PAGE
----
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The death of Lorenzo de’ Medici 17/01/2011

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. . . Then he devoted himself to consoling his son Piero, for the others were not there, and exhorted him to bear this law of necessity with courage, feeling sure that the aid of Heaven would be vouchsafed to him as it had been to himself in many and divers occasions, if he only acted wisely. Meanwhile your Lazarus, the doctor from Pavia, arrived, most learned as it seemed to me, but summoned too late to be of any use. Yet to do something he ordered various precious stones to be pounded together in a mortar for I know not what kind of medicine. Lorenzo thereupon asked the servants what the doctor was doing in his room and what he was preparing, and when I answered that he was composing a remedy to comfort his intestines he recognized my voice, and looking kindly as is his wont: ‘Oh, Angiolo!’ he said, ‘art thou here?’ and raising his languid arms took both my hands and pressed them tightly. I could not stifle my sobs or stay my tears though I tried to hide them by turning my face away. But he showed no emotion and continued to press my hands between his. When he saw that I could not speak for crying, quite naturally he loosened my hands, and I ran into the adjoining room where I could give free vent to my grief and to my tears. Then drying my eyes I returned, and as soon as he saw me he called me to him and asked what Pico della Mirandola was doing. I replied that Pico had remained in town fearing to molest him with his presence.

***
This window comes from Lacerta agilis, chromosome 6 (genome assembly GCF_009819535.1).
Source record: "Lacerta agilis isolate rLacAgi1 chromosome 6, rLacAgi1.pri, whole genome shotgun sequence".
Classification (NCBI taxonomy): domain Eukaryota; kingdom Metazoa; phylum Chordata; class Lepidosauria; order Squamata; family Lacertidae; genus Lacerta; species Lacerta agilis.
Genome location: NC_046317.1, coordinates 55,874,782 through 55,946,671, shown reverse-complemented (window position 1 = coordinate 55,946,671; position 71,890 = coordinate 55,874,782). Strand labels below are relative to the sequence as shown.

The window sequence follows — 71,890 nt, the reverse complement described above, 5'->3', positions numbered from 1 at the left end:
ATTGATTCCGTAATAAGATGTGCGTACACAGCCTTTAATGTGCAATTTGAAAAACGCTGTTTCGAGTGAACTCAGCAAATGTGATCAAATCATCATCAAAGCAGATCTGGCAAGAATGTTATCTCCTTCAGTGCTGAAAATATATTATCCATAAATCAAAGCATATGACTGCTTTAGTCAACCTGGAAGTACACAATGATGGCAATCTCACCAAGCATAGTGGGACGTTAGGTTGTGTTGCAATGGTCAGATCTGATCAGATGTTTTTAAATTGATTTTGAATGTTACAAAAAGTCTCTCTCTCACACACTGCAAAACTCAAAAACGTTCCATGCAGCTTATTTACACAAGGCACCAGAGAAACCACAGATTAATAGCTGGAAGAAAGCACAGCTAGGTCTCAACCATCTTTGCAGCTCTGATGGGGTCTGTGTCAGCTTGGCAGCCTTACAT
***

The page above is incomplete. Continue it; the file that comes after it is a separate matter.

‘And I,’ said Lorenzo, ‘but for the fear that the journey here might be irksome to him would be most glad to see him and speak to him for the last time before I leave you all.’ I asked if I should send for him. ‘Certainly, and with all speed,’ answered he. This I did, and Pico came and sat by the bed, whilst I leaned against his knees in order to hear the languid voice of my lord for the last time. With what goodness, with what courtesy, I may say with what caresses, Lorenzo received him. First he asked his pardon for thus disturbing him, begging him to regard it as a sign of the friendship – the love – he bore him, assuring him that he died more willingly after seeing so dear a friend. Then introducing, as was his wont, pleasant and familiar sayings, he joked also with us. ‘I wish,’ he said to Pico, ‘that death had spared me until your library had been complete’.

Pico had hardly left the room when Fra Girolamo [Savonarola] of Ferrara, a man celebrated for his doctrine and his sanctity and an excellent preacher, came in. To his exhortations to remain firm in his faith and to live in future, if God granted him life, free from crime, or if God so willed it to receive death willingly, Lorenzo answered that he was firm in his religion, that his life would always be guided by it, and that nothing could be sweeter to him than death, if such was the divine will. Fra Girolamo then turned to go, when Lorenzo said : ‘Oh, Father, before going deign to give me thy benediction.’ Bowing his head, immersed in piety and religion, he repeated the words and the prayers of the friar, without paying any attention to the grief now openly shown of his attendants. It seemed that all, save Lorenzo, were going to die, so calm was he. He gave no signs of anxiety or of sorrow; even in that supreme moment he showed his usual strength of mind and his fortitude. The doctors who stood round, not to seem idle, worried him with their remedies and assistance. He submitted to everything they suggested, not because he thought it would save him, but in order not to offend anyone, even in death. To the last he had such mastery over himself that he joked about his own death. Thus when given something to eat and asked how he liked it, he replied, ‘As well as a dying man can like anything’. He embraced us all tenderly and humbly asked pardon if during his illness he had caused annoyance to anyone. Then, disposing himself to receive extreme unction, he commended his soul to God. . . ,